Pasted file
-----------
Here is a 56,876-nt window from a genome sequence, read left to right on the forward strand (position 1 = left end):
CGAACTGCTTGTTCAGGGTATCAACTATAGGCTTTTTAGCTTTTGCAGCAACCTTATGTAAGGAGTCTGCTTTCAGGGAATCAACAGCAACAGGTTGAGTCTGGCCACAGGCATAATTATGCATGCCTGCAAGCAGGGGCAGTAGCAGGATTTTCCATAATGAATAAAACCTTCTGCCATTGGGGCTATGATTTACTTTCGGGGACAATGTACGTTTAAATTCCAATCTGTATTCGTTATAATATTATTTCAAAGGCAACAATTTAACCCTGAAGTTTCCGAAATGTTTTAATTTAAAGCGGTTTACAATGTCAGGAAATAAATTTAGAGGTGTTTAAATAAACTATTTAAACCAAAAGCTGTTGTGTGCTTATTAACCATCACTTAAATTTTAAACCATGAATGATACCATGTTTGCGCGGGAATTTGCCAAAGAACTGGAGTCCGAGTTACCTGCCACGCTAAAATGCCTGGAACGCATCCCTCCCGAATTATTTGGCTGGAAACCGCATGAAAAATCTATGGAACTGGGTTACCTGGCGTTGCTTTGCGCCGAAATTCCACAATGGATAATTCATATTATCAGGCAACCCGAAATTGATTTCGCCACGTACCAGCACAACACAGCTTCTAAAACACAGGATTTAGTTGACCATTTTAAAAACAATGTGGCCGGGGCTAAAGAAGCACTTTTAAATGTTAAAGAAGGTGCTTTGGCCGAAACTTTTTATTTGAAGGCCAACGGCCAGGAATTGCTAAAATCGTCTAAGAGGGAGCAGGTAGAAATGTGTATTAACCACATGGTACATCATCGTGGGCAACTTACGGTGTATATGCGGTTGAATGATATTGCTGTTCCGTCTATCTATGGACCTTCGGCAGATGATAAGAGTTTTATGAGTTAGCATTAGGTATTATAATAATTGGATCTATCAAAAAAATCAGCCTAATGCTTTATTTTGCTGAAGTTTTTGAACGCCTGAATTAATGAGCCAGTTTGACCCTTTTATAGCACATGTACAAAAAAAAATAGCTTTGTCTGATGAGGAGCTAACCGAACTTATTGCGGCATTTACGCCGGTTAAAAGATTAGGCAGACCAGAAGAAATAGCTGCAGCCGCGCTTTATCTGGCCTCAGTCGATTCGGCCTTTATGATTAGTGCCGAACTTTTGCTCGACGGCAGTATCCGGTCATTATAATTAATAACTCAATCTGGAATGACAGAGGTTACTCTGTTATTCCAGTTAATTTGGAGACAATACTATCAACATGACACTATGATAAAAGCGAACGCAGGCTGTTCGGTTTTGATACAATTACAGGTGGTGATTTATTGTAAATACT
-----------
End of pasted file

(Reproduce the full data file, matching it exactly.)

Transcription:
Here is a 56,876-nt window from a genome sequence, read left to right on the forward strand (position 1 = left end):
CGAACTGCTTGTTCAGGGTATCAACTATAGGCTTTTTAGCTTTTGCAGCAACCTTATGTAAGGAGTCTGCTTTCAGGGAATCAACAGCAACAGGTTGAGTCTGGCCACAGGCATAATTATGCATGCCTGCAAGCAGGGGCAGTAGCAGGATTTTCCATAATGAATAAAACCTTCTGCCATTGGGGCTATGATTTACTTTCGGGGACAATGTACGTTTAAATTCCAATCTGTATTCGTTATAATATTATTTCAAAGGCAACAATTTAACCCTGAAGTTTCCGAAATGTTTTAATTTAAAGCGGTTTACAATGTCAGGAAATAAATTTAGAGGTGTTTAAATAAACTATTTAAACCAAAAGCTGTTGTGTGCTTATTAACCATCACTTAAATTTTAAACCATGAATGATACCATGTTTGCGCGGGAATTTGCCAAAGAACTGGAGTCCGAGTTACCTGCCACGCTAAAATGCCTGGAACGCATCCCTCCCGAATTATTTGGCTGGAAACCGCATGAAAAATCTATGGAACTGGGTTACCTGGCGTTGCTTTGCGCCGAAATTCCACAATGGATAATTCATATTATCAGGCAACCCGAAATTGATTTCGCCACGTACCAGCACAACACAGCTTCTAAAACACAGGATTTAGTTGACCATTTTAAAAACAATGTGGCCGGGGCTAAAGAAGCACTTTTAAATGTTAAAGAAGGTGCTTTGGCCGAAACTTTTTATTTGAAGGCCAACGGCCAGGAATTGCTAAAATCGTCTAAGAGGGAGCAGGTAGAAATGTGTATTAACCACATGGTACATCATCGTGGGCAACTTACGGTGTATATGCGGTTGAATGATATTGCTGTTCCGTCTATCTATGGACCTTCGGCAGATGATAAGAGTTTTATGAGTTAGCATTAGGTATTATAATAATTGGATCTATCAAAAAAATCAGCCTAATGCTTTATTTTGCTGAAGTTTTTGAACGCCTGAATTAATGAGCCAGTTTGACCCTTTTATAGCACATGTACAAAAAAAAATAGCTTTGTCTGATGAGGAGCTAACCGAACTTATTGCGGCATTTACGCCGGTTAAAAGATTAGGCAGACCAGAAGAAATAGCTGCAGCCGCGCTTTATCTGGCCTCAGTCGATTCGGCCTTTATGATTAGTGCCGAACTTTTGCTCGACGGCAGTATCCGGTCATTATAATTAATAACTCAATCTGGAATGACAGAGGTTACTCTGTTATTCCAGTTAATTTGGAGACAATACTATCAACATGACACTATGATAAAAGCGAACGCAGGCTGTTCGGTTTTGATACAATTACAGGTGGTGATTTATTGTAAATACT